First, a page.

Mamma left for home this afternoon. As I want to be perfectly truthful in my diary, I suppose I must confess that before she actually went away I sometimes thought I should be rather relieved when she was no longer here. Mamma has a fixed idea that I came to college for the express purpose of getting my feet wet by day, and sleeping in a draught by night. She began the furnishing of my rooms by investing in a pair of rubber boots,—the kind you tie around your waist with a string. The clerk in the shop asked her if I was fond of trout-fishing, and she explained to him that I had always lived in the West where the climate was dry, and that she did n't know how I would stand the dampness of the seacoast. Mamma thought the clerk was so interested in my last attack of tonsillitis I didn't have the heart to tell her that all the time he was looking sympathetic with his right eye, he was winking at me with his left.
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Now that she is gone, however, I don't see how I could have thought, even for a moment, that I should be glad, and I 've been sitting here for an hour just looking at my room and all the nice things she advised me about and helped me to choose—wishing she could see how cosey it is late at night with the green lamp lighted and a little fire going. (It is n't really cool enough for a fire; I had to take my coat off for a while, the room got so warm—but I was anxious to know how the andirons looked with a blaze behind them.) I suppose she is lying awake in the sleeping-car thinking of me. She made me move my bed to the other side of the room, so that it would n't be near the window. I moved it back again; but I think now I 'll change it again to the way she liked it.
Of course I was disappointed last May when I found I hadn't drawn a room in one of the college buildings. I had an idea that if you did n't live in one of the buildings owned by the college you would n't feel, somehow, as if you "belonged." Before I arrived in Cambridge I worried a good deal over it. The old Harvard men at home were most unsatisfactory about this when I asked their advice. The ones who had lived in the Yard when they were in college seemed to think there was n't any particular use in going to college at all unless you could live either in their old rooms or some in the same building; and the ones who had lived outside as I am going to do (this year, anyhow) said the college buildings were nice enough in their way, but if I could only get the dear old place (which was pulled down fifteen years ago) where James Russell Lowell had scratched his name on the window-pane, and where somebody else (I 've forgotten who it was) crawled up the big chimney when the sheriff came to arrest him for debt and was discovered because he did not crawl far enough, I should be all right.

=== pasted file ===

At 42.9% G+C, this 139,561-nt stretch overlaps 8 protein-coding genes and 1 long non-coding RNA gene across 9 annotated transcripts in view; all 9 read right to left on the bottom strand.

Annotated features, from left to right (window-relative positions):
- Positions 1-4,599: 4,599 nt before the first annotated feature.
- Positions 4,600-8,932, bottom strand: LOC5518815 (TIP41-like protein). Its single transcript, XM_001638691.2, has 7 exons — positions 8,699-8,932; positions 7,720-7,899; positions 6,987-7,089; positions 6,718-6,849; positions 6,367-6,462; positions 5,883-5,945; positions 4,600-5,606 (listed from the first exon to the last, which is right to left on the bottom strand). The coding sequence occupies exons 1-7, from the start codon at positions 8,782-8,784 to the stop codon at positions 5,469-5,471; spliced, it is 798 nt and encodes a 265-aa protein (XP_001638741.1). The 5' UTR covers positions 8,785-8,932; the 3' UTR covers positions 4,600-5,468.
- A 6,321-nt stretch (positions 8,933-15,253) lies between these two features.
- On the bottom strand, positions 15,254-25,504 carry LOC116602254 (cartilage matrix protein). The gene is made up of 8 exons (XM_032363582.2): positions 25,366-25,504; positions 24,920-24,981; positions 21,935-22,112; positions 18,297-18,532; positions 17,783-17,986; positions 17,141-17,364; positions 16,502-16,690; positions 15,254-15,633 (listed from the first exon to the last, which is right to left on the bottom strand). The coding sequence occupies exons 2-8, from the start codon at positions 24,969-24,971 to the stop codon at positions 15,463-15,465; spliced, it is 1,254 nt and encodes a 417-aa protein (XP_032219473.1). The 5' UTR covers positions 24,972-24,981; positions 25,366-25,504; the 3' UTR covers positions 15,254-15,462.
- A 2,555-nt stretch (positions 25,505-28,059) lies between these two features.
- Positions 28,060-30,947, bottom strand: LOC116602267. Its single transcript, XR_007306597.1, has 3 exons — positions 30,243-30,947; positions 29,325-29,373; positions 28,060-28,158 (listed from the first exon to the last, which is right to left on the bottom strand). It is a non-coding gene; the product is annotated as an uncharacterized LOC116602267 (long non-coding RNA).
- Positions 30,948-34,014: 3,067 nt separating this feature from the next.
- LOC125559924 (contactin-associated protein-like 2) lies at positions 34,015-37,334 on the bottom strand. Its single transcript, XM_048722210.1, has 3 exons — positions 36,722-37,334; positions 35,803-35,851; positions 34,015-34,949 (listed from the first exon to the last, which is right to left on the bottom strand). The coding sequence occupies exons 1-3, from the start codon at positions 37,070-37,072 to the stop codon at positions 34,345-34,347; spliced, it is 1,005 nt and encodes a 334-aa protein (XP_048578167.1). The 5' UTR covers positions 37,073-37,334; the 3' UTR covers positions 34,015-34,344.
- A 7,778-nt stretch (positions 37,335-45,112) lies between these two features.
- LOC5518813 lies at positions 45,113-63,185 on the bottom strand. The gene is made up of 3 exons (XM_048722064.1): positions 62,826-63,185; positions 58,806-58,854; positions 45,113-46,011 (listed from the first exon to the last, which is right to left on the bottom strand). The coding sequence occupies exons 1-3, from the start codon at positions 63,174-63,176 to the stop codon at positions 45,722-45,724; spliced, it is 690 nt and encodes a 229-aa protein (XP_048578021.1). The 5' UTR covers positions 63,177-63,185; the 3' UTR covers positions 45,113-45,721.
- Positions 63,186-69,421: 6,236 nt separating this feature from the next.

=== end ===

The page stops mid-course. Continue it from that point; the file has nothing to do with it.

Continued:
I don't see how the good times and the advantages of a place like this hold out for so long; everybody who has been here speaks as if he had about used them up.